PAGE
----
What Part 2 means

What about Part 2? Here is how Briggs states it:

If f is continuous on \([a,b]\) and F is any antiderivative of f on \([a,b]\), then $$\int_a^b f(x) dx=F(b)-F(a).$$

Mimicking the alternative form of Part 1, since f is the derivative of F, we could write this as $$\int_a^b \frac{d}{dx}F(x) dx=F(b)-F(a).$$ So Part 2 shows that the integral undoes the derivative (in a particular way).

Doctor Fenton continues:

In Part 2, F(x) is not defined as this integral, but only as a function F(x) whose derivative F'(x) is f(x). You should know from your study of derivatives that if two functions F(x) and G(x) have the same derivative for all x in the common domain, F'(x) = G'(x), then there is a constant C such that G(x) = F(x) + C. So, if we know that F'(x) = f(x), then for any limits of integration a and b such that the integral ∫ab f(t) dt is defined,

ab f(t) dt = F(b) – F(a) .

Since we also know that G'(x) = f(x), then Part 2 also tells us that

ab f(t) dt = G(b) – G(a) .

Then since the left side of both equalities is the same, then

F(b) – F(a) = G(b) – G(a), or F(b) = G(b) – G(a) + F(a).

That is, for any admissible value of the upper limit b,

F(b) = G(b) + a constant C, where C = F(a) – G(a).

Thinking of b as a variable and denoting it by x, this says F(x) = G(x) + (F(a) – G(a)).

This time, rather than starting with f and defining a new function (F, or g, or A) as an integral, we either start from F and obtain f as its derivative, or start from f and (somehow) find an antiderivative F; either way, we start knowing that \(F’=f\) (which in Part 1 was the conclusion). Since there are many antiderivatives for a function, we need the subtraction, which counteracts the effect of the constant of integration.

How do we solve his problem?

Recall that the problem he was working was this:

Let f be a piecewise function defined by

$$f(t)=\left\{\begin{matrix}\cos^2(t))&\text{when }0\le t\le1\\t^2+1&\text{when }t>1\end{matrix}\right.$$

Find for each \(x\ge0\) the integral \(\displaystyle\int_0^x f(t)dt\).

The required integral looks like Part 1; but is it?

Here is a graph of the piecewise-defined function f:

I have shaded the area from \(x=0\) to \(x=1.5\), which will give the value of the requested integral for \(x=1.5\).

Note, incidentally, that both parts of the theorem, as given to us in all our sources, require f to be a continuous function, but this is not! The work will have to apply the theorem separately to each piece of the function. But we’ll see that the resulting function is in fact continuous (though not differentiable at \(x=1\)); and in fact Part 2 is valid even for a discontinuous function like this, as long as it is integrable. The area between two values of x will be the difference in the antiderivative we’ll be finding.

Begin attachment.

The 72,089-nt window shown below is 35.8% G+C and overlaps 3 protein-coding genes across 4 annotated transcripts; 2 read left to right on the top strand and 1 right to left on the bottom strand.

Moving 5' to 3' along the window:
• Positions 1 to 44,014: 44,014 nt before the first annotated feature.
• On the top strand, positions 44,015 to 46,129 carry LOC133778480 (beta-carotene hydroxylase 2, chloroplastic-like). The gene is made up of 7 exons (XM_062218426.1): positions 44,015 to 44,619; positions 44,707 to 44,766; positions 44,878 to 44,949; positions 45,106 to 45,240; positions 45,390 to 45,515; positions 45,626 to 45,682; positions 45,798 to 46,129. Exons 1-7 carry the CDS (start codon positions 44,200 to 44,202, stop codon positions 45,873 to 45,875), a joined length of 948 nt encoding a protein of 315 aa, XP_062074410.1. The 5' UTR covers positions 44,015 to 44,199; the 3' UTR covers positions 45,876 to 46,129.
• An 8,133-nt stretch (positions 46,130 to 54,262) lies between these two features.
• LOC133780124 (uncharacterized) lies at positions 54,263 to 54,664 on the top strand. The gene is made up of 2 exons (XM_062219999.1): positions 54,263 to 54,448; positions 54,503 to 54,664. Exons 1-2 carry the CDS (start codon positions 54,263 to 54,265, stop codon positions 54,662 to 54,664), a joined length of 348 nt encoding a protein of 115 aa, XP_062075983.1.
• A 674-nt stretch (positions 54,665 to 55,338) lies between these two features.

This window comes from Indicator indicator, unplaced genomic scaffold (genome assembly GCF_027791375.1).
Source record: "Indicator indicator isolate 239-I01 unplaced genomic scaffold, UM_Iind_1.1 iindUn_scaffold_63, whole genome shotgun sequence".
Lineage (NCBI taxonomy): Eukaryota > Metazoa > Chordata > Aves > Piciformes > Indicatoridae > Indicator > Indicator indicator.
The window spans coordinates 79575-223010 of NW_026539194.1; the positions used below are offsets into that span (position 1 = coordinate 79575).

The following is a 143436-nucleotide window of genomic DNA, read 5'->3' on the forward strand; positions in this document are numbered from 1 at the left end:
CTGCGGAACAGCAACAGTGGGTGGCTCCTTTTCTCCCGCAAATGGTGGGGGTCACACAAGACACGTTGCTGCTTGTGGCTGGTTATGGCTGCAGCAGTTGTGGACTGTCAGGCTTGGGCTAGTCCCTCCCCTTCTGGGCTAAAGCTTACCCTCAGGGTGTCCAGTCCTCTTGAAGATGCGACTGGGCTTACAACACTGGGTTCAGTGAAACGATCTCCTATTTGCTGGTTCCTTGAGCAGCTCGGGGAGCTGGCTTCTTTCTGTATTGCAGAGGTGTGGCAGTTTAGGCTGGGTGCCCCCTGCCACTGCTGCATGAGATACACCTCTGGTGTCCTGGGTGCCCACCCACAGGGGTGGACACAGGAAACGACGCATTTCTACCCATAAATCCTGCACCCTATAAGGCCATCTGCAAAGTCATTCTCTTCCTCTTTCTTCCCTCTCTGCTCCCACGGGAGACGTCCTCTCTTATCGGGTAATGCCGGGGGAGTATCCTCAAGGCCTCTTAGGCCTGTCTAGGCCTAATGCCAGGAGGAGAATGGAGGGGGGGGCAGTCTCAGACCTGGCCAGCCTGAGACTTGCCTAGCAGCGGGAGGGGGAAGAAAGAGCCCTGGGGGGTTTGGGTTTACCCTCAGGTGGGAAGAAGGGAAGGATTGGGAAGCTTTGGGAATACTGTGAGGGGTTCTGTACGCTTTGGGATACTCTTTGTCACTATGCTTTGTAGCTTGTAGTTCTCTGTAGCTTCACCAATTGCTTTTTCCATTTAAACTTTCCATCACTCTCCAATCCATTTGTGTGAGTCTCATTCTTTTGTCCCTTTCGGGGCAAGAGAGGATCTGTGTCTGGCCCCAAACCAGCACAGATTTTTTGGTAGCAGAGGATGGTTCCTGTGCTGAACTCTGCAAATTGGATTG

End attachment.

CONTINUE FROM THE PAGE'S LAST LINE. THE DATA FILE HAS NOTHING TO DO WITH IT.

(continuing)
Now we can look at Alexander’s questions on the problem:

In your examples

First, I calculate the integral ∫01 cos2t dt, which can be re-written as ∫01 (1+cos(2t))/2 dt = [t/2 + sin(2t)/4]01 = 1/2 + sin(2)/4.

That is correct.

Then I calculate ∫1x f(t) dt = ∫1x t2 + 1 dt.

This is correct only if x > 1. If x < 1, you need to use the other formula for f(t), and the fact that ∫ab f(t)dt = -∫ba f(t)dt .


1x t2+1 dt =∫1x t2dt + ∫1x 1 dt = (x3/3 – 13/3) + (x – 1) = x3/3 + x – 4/3 .

But this is not what Part 1 is about. Part 1 is about the derivative of a function defined by a definite integral with the variable being the upper limit of integration. Since you computed F(x) (which is not what Part 1 is about, so you are actually using part 2 in this step, with b=x), you can now differentiate x3/3 + x – 4/3 and get x2+1, which is exactly what Part 1 says you will get.

Does this help with your confusion?

Alexander is apparently assuming \(x\ge 1\) in his work; for \(x\le1\), the integral will just be $$\int_0^x\cos^2(t)dt=\left.\frac{t}{2}+\frac{\sin(2t)}{4}\right|_0^x=\frac{x}{2}+\frac{\sin(2x)}{4}$$

Then for \(x>1\), we have $$\int_0^x f(t)dt=\int_0^1 \cos^2(t)dt+\int_1^x t^2+1dt\\=\frac{1}{2}+\frac{\sin(2)}{4}+\frac{x^3}{3}+x-\frac{4}{3}\\=\frac{x^3}{3}+x+\frac{\sin(2)}{4}-\frac{5}{6}$$

So the full answer to the problem is

$$f(t)=\left\{\begin{matrix}\frac{x}{2}+\frac{\sin(2x)}{4}&\text{when }0\le t\le1\\\frac{x^3}{3}+x+\frac{\sin(2)}{4}-\frac{5}{6}&\text{when }t>1\end{matrix}\right.$$

This work involved repeatedly finding antiderivatives of the given functions, and applying Part 2 to evaluate the integrals. To apply Part 1, we would need to have a function already defined as an integral, such as the answer we found! Then we would conclude that this new function is an antiderivative. In fact …

Here (in red) is a graph of the integral:

If you observe carefully, you can see that the slope of the red curve at any point is equal to the value on the green curve, which is what Part 1 says. That slope changes abruptly when the green function jumps: it is not differentiable there, so in fact this is not fully an antiderivative, because the condition of Part 1 is not satisfied.

The role of the variables

You also write

Also, the “x” in “F(x)”, does it refer to the x in the upper limit of the integral, or is it just a dummy variable? Lets say I have the integral ∫1u f(t)dt, where u equals a function g(x). Is this integral equal to F(x) = F(u) – F(1), or is it equal to F(u)?

The x in F(x) and the upper limit of integration are the same. If F(u) = ∫1u f(t) dt, and if u is a function of x, u=g(x), then

F(u) = F(g(x)) = ∫1g(x) f(t)dt,

so to differentiate d/dx F(x), you must use the Chain Rule:

d/dx F(g(x)) = dF/du * du/dx = f(u) * g'(x) = f(g(x)) g'(x).

(dF/du = f(u) by Part 1).

Let’s take a simple example. Suppose \(f(x)=3x^2\), and \(g(x)=\sin(x)\). Then if we define a function


then its derivative is (by Part 1)


To check this, we can carry out the integration (using Part 2):


and the derivative is (by the chain rule):


which is just what we expect.